Systemic sclerosis (SSc) is a complex inflammatory fibrotic disease, with several distinct clinical manifestations. It can have life-threatening complications and there is no cure. SSc patients show a continuum of disease severity, generally ranging from less severe fibrosis limited to the extremities, to a more severe and often fatal diffuse disease. Tsk2/+ mice are a model for SSc. The Tsk2 mutation has been bred onto a homogeneous inbred (C57Bl/6, or B6) background in our laboratory, but the gene for Tsk2/+ is unknown, and little is understood about the molecular basis for their disease. B6.Tsk2/+ mice have many features of the human disease, including tight skin, dysregulated extracellular matrix deposition, and significant autoimmunity. We have found that Tsk2- mediated autoimmune and fibrotic signs develop progressively with age. SSc is classified into subtypes based on the limited vs. disseminated appearance of disease symptoms. With our team of collaborators, we now show that the Tsk2/+ mice at four weeks have a significant overlap in gene expression with the "diffuse- proliferative" human disease sub-type. The disease-promoting role of TGF21 in SSc is well-known, and we find that skin samples from Tsk2/+ mice have substantial increases in downstream targets of TGF21. Herein we propose to identify the Tsk2 gene and understand its mechanism of action. This mouse affords a unique opportunity to examine the pathways leading to the multiple clinical parameters of fibrotic disease from birth onward. Our lead hypothesis is that the Tsk2/+ mouse accurately represents the subset of diffuse- proliferative SSc patients whose skin shows activation of the TGFb pathway, and that identifying the Tsk2 gene will provide unique insight into the mechanism of disease in this group of patients. We will isolate homozygous Tsk2 mutant and wild type embryonic fibroblasts from these mice for purposes of deep sequencing the two allelic intervals to find the gene. We will study both RNA expression in global gene profiling studies and with the same samples, we will examine the resulting histological evidence of ECM dysregulation. We will study whether the trait is cell-autonomous or whether it requires the concerted efforts of different cell subtypes, especially dendritic cells or mast cells, and the fibroblasts and keratinocytes that are in the affected areas. Once we have the identity of the Tsk2 gene, we will test for significant changes in fibrotic cell behavior after exposure to ECM components from the Tsk2/+ cells in vitro. Together, the four collaborators 26 from three different institutions will address key questions about SSc and our B6.Tsk2/+ model: Is Col3a1 the gene underlying the Tsk2/+ traits or has the mutation occurred in a linked locus? What is the major inciting event in the Tsk2/+ model and how does the Tsk2 allele initiate disease? When and how does TGF21 signal ECM dysregulation? What is the direct target of TGF21 signaling? Can B6.Tsk2/+ mice be used as a good model for diffuse-proliferative SSc?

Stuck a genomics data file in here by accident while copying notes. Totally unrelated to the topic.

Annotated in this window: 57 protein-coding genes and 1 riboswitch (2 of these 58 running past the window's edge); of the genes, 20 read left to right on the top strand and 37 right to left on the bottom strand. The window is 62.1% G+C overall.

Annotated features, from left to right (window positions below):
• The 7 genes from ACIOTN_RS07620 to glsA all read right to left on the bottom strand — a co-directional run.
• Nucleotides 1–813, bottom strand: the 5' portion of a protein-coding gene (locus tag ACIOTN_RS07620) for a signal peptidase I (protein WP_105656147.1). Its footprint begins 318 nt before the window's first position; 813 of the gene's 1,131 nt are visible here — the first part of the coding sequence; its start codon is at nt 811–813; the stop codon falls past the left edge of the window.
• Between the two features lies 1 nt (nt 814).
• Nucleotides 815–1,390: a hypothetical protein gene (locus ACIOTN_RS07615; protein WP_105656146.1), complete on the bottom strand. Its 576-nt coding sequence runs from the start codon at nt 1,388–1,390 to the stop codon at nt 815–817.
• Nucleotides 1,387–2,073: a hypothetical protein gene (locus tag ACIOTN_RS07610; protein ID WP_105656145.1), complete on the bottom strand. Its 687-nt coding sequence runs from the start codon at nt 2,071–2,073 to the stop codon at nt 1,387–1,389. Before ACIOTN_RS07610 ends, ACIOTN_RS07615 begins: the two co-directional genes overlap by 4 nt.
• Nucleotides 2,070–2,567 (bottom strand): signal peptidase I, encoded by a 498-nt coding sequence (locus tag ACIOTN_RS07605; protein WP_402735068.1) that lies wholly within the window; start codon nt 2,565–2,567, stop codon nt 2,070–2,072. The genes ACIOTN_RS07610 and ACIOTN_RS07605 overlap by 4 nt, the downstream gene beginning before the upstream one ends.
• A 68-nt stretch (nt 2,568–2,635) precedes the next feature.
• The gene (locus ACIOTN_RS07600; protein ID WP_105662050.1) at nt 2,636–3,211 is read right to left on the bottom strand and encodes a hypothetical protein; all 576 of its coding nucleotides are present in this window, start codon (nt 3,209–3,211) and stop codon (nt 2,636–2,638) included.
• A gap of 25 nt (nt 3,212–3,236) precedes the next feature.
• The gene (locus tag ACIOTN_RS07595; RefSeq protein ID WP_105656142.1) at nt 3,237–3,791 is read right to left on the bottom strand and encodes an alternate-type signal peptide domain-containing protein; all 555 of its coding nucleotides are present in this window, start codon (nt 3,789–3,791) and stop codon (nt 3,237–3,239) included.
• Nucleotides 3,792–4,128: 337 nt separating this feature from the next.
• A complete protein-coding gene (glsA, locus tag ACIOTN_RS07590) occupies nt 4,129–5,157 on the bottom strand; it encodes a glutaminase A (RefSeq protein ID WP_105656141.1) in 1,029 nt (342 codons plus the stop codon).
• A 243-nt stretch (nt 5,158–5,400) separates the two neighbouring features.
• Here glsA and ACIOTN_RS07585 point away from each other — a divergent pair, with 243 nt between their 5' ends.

The specific gene that is mutated in the Tsk2/+ mouse is not known, but the result of this mutation creates a disease that closely resembles a type of Scleroderma called the Diffuse-proliferative subset. If we are successful in our gene discovery, gene expression and cell subset investigations, we anticipate that several 'druggable'targets for this devastating disease will be found. At the very least, the Tsk2/+ mouse may become a better alternative as a pre-clinical model of scleroderma than other existing models.
|Arron, Sarah T; Dimon, Michelle T; Li, Zhenghui et al. (2014) High Rhodotorula sequences in skin transcriptome of patients with diffuse systemic sclerosis. J Invest Dermatol 134:2138-45|
|Long, Kristen B; Artlett, Carol M; Blankenhorn, Elizabeth P (2014) Tight skin 2 mice exhibit a novel time line of events leading to increased extracellular matrix deposition and dermal fibrosis. Matrix Biol 38:91-100|